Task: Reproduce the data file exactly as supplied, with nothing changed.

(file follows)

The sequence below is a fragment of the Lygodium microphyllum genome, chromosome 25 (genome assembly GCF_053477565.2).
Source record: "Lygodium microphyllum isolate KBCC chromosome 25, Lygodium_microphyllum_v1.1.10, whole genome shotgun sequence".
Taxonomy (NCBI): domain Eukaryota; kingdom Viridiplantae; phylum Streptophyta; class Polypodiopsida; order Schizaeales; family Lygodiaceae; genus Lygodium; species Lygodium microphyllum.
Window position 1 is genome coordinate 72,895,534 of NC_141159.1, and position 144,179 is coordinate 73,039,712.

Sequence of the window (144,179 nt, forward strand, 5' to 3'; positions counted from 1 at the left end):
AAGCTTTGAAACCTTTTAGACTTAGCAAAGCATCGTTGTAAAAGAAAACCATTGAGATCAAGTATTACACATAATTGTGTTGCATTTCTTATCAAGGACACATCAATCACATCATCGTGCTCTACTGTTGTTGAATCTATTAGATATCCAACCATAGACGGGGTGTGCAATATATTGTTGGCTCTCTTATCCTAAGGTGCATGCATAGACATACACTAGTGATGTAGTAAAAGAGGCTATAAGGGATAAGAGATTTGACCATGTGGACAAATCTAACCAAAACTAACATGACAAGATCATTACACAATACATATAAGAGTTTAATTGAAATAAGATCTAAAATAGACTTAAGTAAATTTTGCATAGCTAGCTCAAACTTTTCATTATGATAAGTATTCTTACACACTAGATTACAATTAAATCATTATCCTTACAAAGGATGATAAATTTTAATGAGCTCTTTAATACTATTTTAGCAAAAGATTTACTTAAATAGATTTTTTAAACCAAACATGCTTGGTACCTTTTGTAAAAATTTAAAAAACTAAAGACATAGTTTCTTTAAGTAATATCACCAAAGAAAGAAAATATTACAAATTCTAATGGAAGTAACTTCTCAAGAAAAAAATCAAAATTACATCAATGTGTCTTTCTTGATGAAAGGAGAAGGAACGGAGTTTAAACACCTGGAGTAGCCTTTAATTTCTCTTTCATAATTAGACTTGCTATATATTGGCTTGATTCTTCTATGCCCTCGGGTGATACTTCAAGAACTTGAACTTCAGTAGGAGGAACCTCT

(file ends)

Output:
The sequence below is a fragment of the Lygodium microphyllum genome, chromosome 25 (genome assembly GCF_053477565.2).
Source record: "Lygodium microphyllum isolate KBCC chromosome 25, Lygodium_microphyllum_v1.1.10, whole genome shotgun sequence".
Taxonomy (NCBI): domain Eukaryota; kingdom Viridiplantae; phylum Streptophyta; class Polypodiopsida; order Schizaeales; family Lygodiaceae; genus Lygodium; species Lygodium microphyllum.
Window position 1 is genome coordinate 72,895,534 of NC_141159.1, and position 144,179 is coordinate 73,039,712.

Sequence of the window (144,179 nt, forward strand, 5' to 3'; positions counted from 1 at the left end):
AAGCTTTGAAACCTTTTAGACTTAGCAAAGCATCGTTGTAAAAGAAAACCATTGAGATCAAGTATTACACATAATTGTGTTGCATTTCTTATCAAGGACACATCAATCACATCATCGTGCTCTACTGTTGTTGAATCTATTAGATATCCAACCATAGACGGGGTGTGCAATATATTGTTGGCTCTCTTATCCTAAGGTGCATGCATAGACATACACTAGTGATGTAGTAAAAGAGGCTATAAGGGATAAGAGATTTGACCATGTGGACAAATCTAACCAAAACTAACATGACAAGATCATTACACAATACATATAAGAGTTTAATTGAAATAAGATCTAAAATAGACTTAAGTAAATTTTGCATAGCTAGCTCAAACTTTTCATTATGATAAGTATTCTTACACACTAGATTACAATTAAATCATTATCCTTACAAAGGATGATAAATTTTAATGAGCTCTTTAATACTATTTTAGCAAAAGATTTACTTAAATAGATTTTTTAAACCAAACATGCTTGGTACCTTTTGTAAAAATTTAAAAAACTAAAGACATAGTTTCTTTAAGTAATATCACCAAAGAAAGAAAATATTACAAATTCTAATGGAAGTAACTTCTCAAGAAAAAAATCAAAATTACATCAATGTGTCTTTCTTGATGAAAGGAGAAGGAACGGAGTTTAAACACCTGGAGTAGCCTTTAATTTCTCTTTCATAATTAGACTTGCTATATATTGGCTTGATTCTTCTATGCCCTCGGGTGATACTTCAAGAACTTGAACTTCAGTAGGAGGAACCTCT